Following negative data last week, investors were clearly concerned about global growth and anxiously anticipated government actions. While Europe and the U.S. disappointed investors, China surprised on the upside by cutting interest rates. The market reacted positively, as the S&P 500 Index increased 3.7 percent.
It’s clear the government’s tone in China shifted this week with the rate cuts. The government appeared to be comfortable with slower growth, but that position seemed to change as the country took steps to avert a hard landing and cut interest rates to stabilize the economy.
Over the past decade, there were only two periods when the government reduced rates: once in 2002, and several times at the end of 2008. This time, rates were cut by 25 basis points each on lending and deposits. The one-year benchmark deposit rate is now 3.25 percent and the 1-year lending floor rate is now at 6.31 percent. Historically, easing rates have been positive for the MSCI China Index.
As we often say at U.S. Global Investors, government policy is a precursor to change. While there has been quite a bit of negative news lately, government policy is making a significant step toward growth. We believe now’s not the time to be bearish.
Analysts are only beginning to see signs of increased infrastructure spending, which should help spur growth for the remainder of the year. If you’ll remember in 2011, China deliberately tightened its credit policy to stem inflation and slowed financing to local governments, says J.P. Morgan. As a result, fixed asset investment growth in infrastructure decelerated considerably, and railway investment was completely halted, decreasing nearly 20 percent on a year-over-year basis during the second half of 2011, says J.P. Morgan.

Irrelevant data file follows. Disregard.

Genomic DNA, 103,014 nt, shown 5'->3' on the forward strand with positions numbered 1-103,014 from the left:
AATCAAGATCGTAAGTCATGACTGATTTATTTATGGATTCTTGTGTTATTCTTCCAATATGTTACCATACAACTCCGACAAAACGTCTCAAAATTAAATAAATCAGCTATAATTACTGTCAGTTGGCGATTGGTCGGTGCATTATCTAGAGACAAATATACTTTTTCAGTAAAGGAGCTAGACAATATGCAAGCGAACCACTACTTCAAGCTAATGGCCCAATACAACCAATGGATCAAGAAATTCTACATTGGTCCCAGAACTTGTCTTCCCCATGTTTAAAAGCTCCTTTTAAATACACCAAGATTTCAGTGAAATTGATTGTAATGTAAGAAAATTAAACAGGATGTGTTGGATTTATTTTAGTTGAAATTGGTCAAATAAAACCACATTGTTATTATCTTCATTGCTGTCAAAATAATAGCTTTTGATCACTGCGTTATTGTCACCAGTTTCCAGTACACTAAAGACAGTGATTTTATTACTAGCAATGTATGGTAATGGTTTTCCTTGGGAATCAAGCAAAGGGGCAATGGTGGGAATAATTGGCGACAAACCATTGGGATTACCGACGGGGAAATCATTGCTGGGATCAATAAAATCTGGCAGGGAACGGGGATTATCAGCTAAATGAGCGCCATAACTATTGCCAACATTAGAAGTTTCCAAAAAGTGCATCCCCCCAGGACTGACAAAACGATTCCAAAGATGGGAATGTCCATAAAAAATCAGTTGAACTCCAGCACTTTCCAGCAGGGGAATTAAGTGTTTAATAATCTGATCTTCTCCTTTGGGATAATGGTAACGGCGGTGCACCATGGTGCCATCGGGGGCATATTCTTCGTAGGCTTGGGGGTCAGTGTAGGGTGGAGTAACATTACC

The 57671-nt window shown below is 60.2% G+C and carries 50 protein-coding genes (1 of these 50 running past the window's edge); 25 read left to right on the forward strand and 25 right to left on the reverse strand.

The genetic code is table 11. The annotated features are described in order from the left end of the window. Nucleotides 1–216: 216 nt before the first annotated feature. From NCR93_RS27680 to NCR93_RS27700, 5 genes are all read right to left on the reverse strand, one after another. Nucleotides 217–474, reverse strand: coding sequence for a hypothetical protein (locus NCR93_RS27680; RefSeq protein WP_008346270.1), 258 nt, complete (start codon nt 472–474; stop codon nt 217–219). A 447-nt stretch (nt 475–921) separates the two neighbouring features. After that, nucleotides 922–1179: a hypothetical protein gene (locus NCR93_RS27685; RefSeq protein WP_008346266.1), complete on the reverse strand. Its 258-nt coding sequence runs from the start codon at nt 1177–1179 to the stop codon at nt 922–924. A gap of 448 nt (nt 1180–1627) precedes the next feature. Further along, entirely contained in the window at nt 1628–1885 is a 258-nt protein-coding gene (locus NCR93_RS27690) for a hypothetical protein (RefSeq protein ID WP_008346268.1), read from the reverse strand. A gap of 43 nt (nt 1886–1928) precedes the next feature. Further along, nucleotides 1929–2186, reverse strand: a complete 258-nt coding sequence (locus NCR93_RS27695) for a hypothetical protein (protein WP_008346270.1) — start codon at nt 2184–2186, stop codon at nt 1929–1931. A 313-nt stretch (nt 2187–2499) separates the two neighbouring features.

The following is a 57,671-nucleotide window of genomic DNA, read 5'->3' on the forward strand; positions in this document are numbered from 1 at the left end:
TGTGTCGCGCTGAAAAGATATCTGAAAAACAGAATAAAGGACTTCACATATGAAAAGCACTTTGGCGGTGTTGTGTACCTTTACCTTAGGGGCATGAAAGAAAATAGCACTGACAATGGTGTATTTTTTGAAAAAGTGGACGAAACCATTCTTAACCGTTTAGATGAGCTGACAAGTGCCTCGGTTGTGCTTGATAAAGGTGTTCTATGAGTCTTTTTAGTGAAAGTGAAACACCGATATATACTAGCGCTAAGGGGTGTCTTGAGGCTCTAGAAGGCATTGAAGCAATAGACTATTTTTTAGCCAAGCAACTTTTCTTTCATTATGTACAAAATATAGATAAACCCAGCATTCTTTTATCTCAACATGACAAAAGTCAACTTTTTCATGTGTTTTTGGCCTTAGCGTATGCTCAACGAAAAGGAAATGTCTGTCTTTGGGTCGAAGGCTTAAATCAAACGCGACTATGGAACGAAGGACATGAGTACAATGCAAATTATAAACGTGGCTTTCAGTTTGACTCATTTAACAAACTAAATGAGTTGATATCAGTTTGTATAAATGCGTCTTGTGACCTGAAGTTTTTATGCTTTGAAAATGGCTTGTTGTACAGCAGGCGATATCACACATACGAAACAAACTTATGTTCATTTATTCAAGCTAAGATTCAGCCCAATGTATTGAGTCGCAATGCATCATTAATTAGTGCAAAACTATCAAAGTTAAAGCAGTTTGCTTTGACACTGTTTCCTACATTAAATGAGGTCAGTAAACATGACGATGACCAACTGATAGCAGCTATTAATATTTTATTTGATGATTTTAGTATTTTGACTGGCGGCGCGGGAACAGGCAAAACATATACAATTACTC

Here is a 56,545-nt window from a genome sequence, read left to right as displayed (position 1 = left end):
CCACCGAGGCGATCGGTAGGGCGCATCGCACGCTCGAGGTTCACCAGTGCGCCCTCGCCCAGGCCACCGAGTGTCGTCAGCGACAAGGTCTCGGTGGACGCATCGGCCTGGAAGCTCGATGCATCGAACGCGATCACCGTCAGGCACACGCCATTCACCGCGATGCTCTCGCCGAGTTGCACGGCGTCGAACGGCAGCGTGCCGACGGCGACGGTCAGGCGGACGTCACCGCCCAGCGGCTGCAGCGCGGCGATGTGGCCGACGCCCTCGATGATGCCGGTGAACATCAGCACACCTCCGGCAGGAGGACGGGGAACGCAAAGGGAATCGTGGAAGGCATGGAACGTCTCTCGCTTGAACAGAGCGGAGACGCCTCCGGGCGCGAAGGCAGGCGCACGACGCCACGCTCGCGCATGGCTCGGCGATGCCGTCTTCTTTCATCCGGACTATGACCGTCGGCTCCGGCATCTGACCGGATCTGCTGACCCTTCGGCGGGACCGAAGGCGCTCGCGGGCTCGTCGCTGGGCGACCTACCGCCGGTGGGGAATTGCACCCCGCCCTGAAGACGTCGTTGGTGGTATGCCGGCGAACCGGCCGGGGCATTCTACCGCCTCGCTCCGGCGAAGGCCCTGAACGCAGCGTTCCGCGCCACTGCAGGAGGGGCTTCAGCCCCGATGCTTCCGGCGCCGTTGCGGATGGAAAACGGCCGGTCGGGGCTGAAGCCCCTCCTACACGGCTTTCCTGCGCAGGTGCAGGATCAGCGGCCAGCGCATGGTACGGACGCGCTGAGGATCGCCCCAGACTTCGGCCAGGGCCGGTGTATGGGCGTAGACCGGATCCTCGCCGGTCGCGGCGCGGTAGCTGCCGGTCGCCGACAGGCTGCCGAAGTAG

The decline in infrastructure and real estate investment on a year-over-year percentage change is clearly seen in CLSA’s chart, and it’s what Andy Rothman has attributed to slower growth in the world’s second-largest economy:
Highway infrastructure spending “increased sharply” from January through April, particularly in Western China, says J.P. Morgan. The research firm says that the economic growth rates in the Central and Western areas of the country “already outpace those of more developed coastal provinces.” Fixed asset investment for infrastructure, energy development and water projects in the Central and Western regions has grown at a faster clip than in the Eastern region on a year-over-year basis.
Rail infrastructure has also picked up. As of the end of 2011, the Ministry of Railways received a credit line of more than $300 billion from banks, and plans on issuing additional railway bonds, seeking investments by pension funds and encouraging the private sector to invest, says J.P. Morgan.
With fixed asset investment in the rail sector growing 34 percent on a month-over-month basis, this government support is “starting to be translated into action,” says Macquarie Commodities Research. If we see spending in railways continue to increase, China will be able to meet their full-year target, according to Macquarie.
China’s GDP during the second quarter is likely to be about 7.5 percent, and the expectation for 2012 remains at 8 percent. While the country’s GDP is lower than its 2010 high of 12 percent, it is helpful to put this in context with global growth. “Comparatively, it looks like strength—not weakness,” reiterates ISI.
What’s important for investors to realize is that the combination of a ramp up in targeted fiscal spending combined with broad-based monetary easing is a positive dynamic not only for China—but for the global economy as a whole.
John Derrick contributed to this commentary.